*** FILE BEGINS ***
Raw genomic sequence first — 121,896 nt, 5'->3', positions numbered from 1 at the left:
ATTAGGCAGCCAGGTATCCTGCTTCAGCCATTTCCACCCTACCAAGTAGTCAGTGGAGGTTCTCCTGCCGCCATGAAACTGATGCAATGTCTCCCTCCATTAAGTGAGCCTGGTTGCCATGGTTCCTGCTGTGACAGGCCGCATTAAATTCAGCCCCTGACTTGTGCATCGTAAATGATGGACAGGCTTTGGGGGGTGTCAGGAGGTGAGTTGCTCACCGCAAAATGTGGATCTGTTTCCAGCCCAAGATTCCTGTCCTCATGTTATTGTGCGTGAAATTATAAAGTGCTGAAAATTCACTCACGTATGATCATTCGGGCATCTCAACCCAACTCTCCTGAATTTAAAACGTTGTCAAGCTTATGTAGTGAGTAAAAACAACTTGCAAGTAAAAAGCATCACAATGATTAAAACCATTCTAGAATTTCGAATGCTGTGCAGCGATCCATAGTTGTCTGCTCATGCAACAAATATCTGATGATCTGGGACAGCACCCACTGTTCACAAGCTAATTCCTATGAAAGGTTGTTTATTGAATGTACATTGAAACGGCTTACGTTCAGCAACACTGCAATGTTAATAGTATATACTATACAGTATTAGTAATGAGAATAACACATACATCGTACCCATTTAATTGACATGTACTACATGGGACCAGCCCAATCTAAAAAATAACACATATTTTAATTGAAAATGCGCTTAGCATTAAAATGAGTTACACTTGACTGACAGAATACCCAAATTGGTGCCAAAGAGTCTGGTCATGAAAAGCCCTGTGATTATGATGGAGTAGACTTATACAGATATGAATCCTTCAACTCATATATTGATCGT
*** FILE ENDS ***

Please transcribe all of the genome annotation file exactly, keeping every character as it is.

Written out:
Raw genomic sequence first — 121,896 nt, 5'->3', positions numbered from 1 at the left:
ATTAGGCAGCCAGGTATCCTGCTTCAGCCATTTCCACCCTACCAAGTAGTCAGTGGAGGTTCTCCTGCCGCCATGAAACTGATGCAATGTCTCCCTCCATTAAGTGAGCCTGGTTGCCATGGTTCCTGCTGTGACAGGCCGCATTAAATTCAGCCCCTGACTTGTGCATCGTAAATGATGGACAGGCTTTGGGGGGTGTCAGGAGGTGAGTTGCTCACCGCAAAATGTGGATCTGTTTCCAGCCCAAGATTCCTGTCCTCATGTTATTGTGCGTGAAATTATAAAGTGCTGAAAATTCACTCACGTATGATCATTCGGGCATCTCAACCCAACTCTCCTGAATTTAAAACGTTGTCAAGCTTATGTAGTGAGTAAAAACAACTTGCAAGTAAAAAGCATCACAATGATTAAAACCATTCTAGAATTTCGAATGCTGTGCAGCGATCCATAGTTGTCTGCTCATGCAACAAATATCTGATGATCTGGGACAGCACCCACTGTTCACAAGCTAATTCCTATGAAAGGTTGTTTATTGAATGTACATTGAAACGGCTTACGTTCAGCAACACTGCAATGTTAATAGTATATACTATACAGTATTAGTAATGAGAATAACACATACATCGTACCCATTTAATTGACATGTACTACATGGGACCAGCCCAATCTAAAAAATAACACATATTTTAATTGAAAATGCGCTTAGCATTAAAATGAGTTACACTTGACTGACAGAATACCCAAATTGGTGCCAAAGAGTCTGGTCATGAAAAGCCCTGTGATTATGATGGAGTAGACTTATACAGATATGAATCCTTCAACTCATATATTGATCGT